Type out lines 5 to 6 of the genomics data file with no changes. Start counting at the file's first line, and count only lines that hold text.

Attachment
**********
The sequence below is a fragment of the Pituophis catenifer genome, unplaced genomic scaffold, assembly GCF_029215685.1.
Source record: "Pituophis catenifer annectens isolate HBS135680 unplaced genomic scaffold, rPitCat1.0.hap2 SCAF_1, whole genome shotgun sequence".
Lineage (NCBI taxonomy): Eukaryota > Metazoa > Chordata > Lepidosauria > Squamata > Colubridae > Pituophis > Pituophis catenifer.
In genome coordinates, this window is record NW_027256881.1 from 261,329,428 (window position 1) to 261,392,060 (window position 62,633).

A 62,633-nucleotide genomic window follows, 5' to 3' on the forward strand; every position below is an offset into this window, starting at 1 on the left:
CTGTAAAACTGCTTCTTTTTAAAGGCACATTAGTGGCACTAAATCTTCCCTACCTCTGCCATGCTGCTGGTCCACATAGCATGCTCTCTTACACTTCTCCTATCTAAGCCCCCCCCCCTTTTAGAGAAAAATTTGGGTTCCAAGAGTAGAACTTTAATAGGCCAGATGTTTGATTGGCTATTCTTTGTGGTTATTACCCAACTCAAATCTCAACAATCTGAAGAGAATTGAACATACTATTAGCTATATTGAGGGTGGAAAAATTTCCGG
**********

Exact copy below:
A 62,633-nucleotide genomic window follows, 5' to 3' on the forward strand; every position below is an offset into this window, starting at 1 on the left:
CTGTAAAACTGCTTCTTTTTAAAGGCACATTAGTGGCACTAAATCTTCCCTACCTCTGCCATGCTGCTGGTCCACATAGCATGCTCTCTTACACTTCTCCTATCTAAGCCCCCCCCCCTTTTAGAGAAAAATTTGGGTTCCAAGAGTAGAACTTTAATAGGCCAGATGTTTGATTGGCTATTCTTTGTGGTTATTACCCAACTCAAATCTCAACAATCTGAAGAGAATTGAACATACTATTAGCTATATTGAGGGTGGAAAAATTTCCGG